The following is taken from nef‘s latest report, The Great Transition, reproduced with their kind permission:
There we were back in 2009 feeling as if the four horsemen of the apocalypse were bearing down on us. The global economy was falling apart, we were accelerating towards the cliff edge of catastrophic climate change, and our oil-addicted economies were set to go cold-turkey as their fossil-fuel fix grew much more expensive and harder to get hold of. At the same time the world was divided by great wealth and extreme poverty; overwork and unemployment; hunger and obesity; and even the relatively rich global minority found themselves consuming ever more but without any noticeable rise in their well-being.
It was all going horribly wrong. Then, suddenly, common sense kicked in. We realised that we had one chance left. If we blew that, there could be no turning back, no excuses. It wasn’t as if we hadn’t been warned, or that we didn’t know what was going wrong. Change became the name of the moment. The Great Transition began. A future was mapped out that would allow the country to live within its fair share of global environmental resources. We even worked out how to manage the Transition in a way that improved our well-being, enhanced community life, and promoted social justice.
And, after it all turned out right, this is how an average, working urban-dwellers day in the UK panned out.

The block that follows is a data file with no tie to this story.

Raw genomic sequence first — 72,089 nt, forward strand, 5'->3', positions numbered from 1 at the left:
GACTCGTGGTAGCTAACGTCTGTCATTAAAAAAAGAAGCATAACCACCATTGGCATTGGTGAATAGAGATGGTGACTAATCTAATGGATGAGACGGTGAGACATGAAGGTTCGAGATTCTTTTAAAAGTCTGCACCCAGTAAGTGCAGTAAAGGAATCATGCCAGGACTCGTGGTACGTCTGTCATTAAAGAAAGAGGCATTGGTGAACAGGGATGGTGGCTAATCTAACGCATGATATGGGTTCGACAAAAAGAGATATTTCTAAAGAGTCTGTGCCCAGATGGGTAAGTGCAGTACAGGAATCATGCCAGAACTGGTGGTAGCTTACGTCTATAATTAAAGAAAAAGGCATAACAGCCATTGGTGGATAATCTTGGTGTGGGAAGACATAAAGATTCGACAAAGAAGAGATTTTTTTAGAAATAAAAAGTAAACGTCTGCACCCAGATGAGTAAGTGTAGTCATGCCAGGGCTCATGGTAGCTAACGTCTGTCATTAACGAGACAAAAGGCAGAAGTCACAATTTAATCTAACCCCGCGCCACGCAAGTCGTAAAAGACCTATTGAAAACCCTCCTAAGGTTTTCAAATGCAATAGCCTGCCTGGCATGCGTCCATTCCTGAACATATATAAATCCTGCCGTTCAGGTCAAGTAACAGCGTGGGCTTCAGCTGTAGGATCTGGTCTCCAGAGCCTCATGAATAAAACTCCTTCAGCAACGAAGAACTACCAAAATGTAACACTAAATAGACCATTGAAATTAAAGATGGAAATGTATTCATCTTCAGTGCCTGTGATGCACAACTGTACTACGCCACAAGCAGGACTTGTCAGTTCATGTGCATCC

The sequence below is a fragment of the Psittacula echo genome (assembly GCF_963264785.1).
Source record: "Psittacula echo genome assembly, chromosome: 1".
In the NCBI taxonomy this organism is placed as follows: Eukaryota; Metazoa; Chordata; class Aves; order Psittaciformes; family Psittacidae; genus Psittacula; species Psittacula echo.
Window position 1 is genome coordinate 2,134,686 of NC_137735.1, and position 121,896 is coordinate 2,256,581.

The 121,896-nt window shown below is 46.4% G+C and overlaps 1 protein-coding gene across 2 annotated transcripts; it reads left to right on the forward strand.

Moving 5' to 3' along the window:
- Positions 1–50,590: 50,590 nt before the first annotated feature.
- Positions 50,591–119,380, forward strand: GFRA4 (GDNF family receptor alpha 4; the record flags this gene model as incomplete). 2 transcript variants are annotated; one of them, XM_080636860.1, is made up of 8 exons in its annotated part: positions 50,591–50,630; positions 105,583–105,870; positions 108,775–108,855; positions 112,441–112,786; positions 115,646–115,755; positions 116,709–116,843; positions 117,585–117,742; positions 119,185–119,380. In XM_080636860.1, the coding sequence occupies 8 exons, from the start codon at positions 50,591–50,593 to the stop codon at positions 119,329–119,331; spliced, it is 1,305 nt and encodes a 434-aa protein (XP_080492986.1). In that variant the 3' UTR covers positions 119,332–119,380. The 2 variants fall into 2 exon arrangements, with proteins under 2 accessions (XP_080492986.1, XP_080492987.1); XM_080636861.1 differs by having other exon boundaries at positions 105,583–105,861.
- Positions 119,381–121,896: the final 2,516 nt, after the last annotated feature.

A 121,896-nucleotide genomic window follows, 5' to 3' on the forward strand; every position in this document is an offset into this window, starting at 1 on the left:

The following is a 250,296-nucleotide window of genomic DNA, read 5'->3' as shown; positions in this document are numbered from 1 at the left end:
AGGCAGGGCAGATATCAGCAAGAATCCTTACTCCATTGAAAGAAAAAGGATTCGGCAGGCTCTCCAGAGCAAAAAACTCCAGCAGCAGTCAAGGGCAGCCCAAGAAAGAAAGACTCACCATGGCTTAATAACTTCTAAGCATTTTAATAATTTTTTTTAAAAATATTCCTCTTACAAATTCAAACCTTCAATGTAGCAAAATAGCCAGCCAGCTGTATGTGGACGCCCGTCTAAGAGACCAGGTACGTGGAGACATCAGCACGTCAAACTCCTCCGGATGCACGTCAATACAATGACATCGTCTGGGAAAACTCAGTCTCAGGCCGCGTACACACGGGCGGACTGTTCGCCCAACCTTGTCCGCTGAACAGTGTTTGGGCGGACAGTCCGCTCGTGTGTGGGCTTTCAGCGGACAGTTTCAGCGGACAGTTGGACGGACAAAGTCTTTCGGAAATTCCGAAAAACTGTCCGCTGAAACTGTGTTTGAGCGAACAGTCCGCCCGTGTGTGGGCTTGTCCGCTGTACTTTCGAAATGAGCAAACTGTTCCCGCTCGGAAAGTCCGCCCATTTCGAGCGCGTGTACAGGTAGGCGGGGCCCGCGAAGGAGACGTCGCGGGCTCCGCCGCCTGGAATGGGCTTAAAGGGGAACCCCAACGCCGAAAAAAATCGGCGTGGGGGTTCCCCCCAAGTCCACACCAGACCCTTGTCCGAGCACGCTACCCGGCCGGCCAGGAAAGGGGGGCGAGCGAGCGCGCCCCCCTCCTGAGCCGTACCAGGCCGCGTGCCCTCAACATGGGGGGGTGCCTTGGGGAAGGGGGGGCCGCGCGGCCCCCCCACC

With less time spent working in the formal economy and more flexibility over when we work, the choice is ours – take the kids to school, go for a run, read a book. With a new focus on real wealth and well-being, previously overconsuming rich countries have now cured most cases of the twin evils of work addiction and unemployment. The huge debts and interest payments that kept us chained to our desks have been designed out of the system by new forms of credit and ownership, for land, homes and other big ticket items. Because we’re more content, having more time for ourselves, friends and family, we need less income too for the false consumerist promise of buying happiness. More flexible working practices have made it much easier for us to work part-time, take sabbaticals and tailor where and when we work. We’re using technology cleverly to make for smart work. Those of us choosing the early morning run enjoy fresh air in our lungs and clear paths as dramatic reductions in traffic have transformed city air and streets – the result of a successful shift to mass transit systems and the new popularity of walking and cycling.